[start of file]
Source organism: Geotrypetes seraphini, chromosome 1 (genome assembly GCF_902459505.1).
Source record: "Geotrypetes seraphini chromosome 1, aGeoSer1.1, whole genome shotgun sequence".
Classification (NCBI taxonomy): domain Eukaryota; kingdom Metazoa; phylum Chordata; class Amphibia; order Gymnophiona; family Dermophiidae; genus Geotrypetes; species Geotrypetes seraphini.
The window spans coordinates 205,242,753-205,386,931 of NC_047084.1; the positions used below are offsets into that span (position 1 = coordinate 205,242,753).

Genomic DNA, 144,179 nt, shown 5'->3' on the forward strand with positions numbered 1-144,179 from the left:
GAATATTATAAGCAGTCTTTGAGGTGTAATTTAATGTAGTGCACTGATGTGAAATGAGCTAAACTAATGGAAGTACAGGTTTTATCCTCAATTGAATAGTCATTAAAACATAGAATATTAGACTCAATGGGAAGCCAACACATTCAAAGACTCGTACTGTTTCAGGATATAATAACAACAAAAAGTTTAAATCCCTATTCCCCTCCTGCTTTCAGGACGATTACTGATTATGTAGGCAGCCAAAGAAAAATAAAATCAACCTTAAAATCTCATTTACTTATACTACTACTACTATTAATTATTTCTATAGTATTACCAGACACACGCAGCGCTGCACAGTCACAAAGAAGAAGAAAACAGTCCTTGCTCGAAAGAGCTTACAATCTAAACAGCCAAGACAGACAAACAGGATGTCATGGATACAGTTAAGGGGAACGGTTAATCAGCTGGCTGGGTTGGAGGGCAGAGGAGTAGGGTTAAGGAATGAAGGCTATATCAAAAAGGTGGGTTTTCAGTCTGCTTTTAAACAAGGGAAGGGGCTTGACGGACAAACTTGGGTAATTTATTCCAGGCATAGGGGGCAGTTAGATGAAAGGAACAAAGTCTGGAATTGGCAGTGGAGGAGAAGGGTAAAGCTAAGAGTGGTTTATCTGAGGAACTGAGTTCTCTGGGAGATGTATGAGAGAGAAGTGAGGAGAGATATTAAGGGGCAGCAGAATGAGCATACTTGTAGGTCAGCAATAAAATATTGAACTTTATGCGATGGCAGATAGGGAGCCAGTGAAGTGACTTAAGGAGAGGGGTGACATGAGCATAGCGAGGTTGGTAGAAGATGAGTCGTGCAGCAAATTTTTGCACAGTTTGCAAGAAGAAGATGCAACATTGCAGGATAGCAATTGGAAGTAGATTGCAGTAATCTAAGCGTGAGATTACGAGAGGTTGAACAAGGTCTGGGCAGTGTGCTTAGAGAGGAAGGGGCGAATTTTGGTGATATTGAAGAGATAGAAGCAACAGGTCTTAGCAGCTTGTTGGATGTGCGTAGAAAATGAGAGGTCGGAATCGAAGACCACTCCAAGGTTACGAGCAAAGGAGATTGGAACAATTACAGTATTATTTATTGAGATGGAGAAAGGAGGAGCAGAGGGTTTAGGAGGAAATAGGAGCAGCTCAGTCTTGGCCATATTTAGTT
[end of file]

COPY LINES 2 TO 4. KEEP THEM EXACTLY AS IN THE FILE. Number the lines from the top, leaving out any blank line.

Source record: "Geotrypetes seraphini chromosome 1, aGeoSer1.1, whole genome shotgun sequence".
Classification (NCBI taxonomy): domain Eukaryota; kingdom Metazoa; phylum Chordata; class Amphibia; order Gymnophiona; family Dermophiidae; genus Geotrypetes; species Geotrypetes seraphini.
The window spans coordinates 205,242,753-205,386,931 of NC_047084.1; the positions used below are offsets into that span (position 1 = coordinate 205,242,753).